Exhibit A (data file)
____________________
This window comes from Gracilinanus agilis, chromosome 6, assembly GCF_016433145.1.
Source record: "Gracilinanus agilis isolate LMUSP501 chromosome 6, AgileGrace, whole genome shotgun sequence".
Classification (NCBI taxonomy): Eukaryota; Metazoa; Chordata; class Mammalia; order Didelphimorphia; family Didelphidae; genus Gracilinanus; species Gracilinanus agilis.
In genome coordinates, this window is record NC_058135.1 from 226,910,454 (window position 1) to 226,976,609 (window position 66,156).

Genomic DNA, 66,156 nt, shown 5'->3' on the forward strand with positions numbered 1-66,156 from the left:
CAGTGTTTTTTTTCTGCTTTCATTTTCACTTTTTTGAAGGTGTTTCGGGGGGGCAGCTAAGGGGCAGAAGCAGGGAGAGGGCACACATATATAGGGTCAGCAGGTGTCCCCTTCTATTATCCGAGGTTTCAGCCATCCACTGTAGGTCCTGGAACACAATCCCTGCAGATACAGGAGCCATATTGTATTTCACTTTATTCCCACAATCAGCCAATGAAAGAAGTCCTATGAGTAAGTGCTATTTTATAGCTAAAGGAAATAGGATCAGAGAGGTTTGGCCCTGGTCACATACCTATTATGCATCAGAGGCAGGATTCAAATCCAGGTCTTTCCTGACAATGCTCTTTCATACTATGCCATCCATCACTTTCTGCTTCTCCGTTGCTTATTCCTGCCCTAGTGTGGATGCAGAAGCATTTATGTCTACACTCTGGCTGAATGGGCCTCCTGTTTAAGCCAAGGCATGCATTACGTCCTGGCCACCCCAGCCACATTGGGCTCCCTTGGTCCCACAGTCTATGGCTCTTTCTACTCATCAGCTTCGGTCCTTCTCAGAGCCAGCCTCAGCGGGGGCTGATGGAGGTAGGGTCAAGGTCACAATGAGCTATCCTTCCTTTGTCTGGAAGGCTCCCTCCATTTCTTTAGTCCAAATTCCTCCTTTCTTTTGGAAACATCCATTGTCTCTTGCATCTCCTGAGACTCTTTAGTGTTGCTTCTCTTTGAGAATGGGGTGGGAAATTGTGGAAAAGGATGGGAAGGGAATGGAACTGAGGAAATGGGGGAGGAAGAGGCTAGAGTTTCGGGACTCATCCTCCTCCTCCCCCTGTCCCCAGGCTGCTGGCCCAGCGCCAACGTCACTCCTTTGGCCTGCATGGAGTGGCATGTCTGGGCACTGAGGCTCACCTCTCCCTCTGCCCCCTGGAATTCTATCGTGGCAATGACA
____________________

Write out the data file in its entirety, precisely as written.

This window comes from Gracilinanus agilis, chromosome 6, assembly GCF_016433145.1.
Source record: "Gracilinanus agilis isolate LMUSP501 chromosome 6, AgileGrace, whole genome shotgun sequence".
Classification (NCBI taxonomy): Eukaryota; Metazoa; Chordata; class Mammalia; order Didelphimorphia; family Didelphidae; genus Gracilinanus; species Gracilinanus agilis.
In genome coordinates, this window is record NC_058135.1 from 226,910,454 (window position 1) to 226,976,609 (window position 66,156).

Genomic DNA, 66,156 nt, shown 5'->3' on the forward strand with positions numbered 1-66,156 from the left:
CAGTGTTTTTTTTCTGCTTTCATTTTCACTTTTTTGAAGGTGTTTCGGGGGGGCAGCTAAGGGGCAGAAGCAGGGAGAGGGCACACATATATAGGGTCAGCAGGTGTCCCCTTCTATTATCCGAGGTTTCAGCCATCCACTGTAGGTCCTGGAACACAATCCCTGCAGATACAGGAGCCATATTGTATTTCACTTTATTCCCACAATCAGCCAATGAAAGAAGTCCTATGAGTAAGTGCTATTTTATAGCTAAAGGAAATAGGATCAGAGAGGTTTGGCCCTGGTCACATACCTATTATGCATCAGAGGCAGGATTCAAATCCAGGTCTTTCCTGACAATGCTCTTTCATACTATGCCATCCATCACTTTCTGCTTCTCCGTTGCTTATTCCTGCCCTAGTGTGGATGCAGAAGCATTTATGTCTACACTCTGGCTGAATGGGCCTCCTGTTTAAGCCAAGGCATGCATTACGTCCTGGCCACCCCAGCCACATTGGGCTCCCTTGGTCCCACAGTCTATGGCTCTTTCTACTCATCAGCTTCGGTCCTTCTCAGAGCCAGCCTCAGCGGGGGCTGATGGAGGTAGGGTCAAGGTCACAATGAGCTATCCTTCCTTTGTCTGGAAGGCTCCCTCCATTTCTTTAGTCCAAATTCCTCCTTTCTTTTGGAAACATCCATTGTCTCTTGCATCTCCTGAGACTCTTTAGTGTTGCTTCTCTTTGAGAATGGGGTGGGAAATTGTGGAAAAGGATGGGAAGGGAATGGAACTGAGGAAATGGGGGAGGAAGAGGCTAGAGTTTCGGGACTCATCCTCCTCCTCCCCCTGTCCCCAGGCTGCTGGCCCAGCGCCAACGTCACTCCTTTGGCCTGCATGGAGTGGCATGTCTGGGCACTGAGGCTCACCTCTCCCTCTGCCCCCTGGAATTCTATCGTGGCAATGACA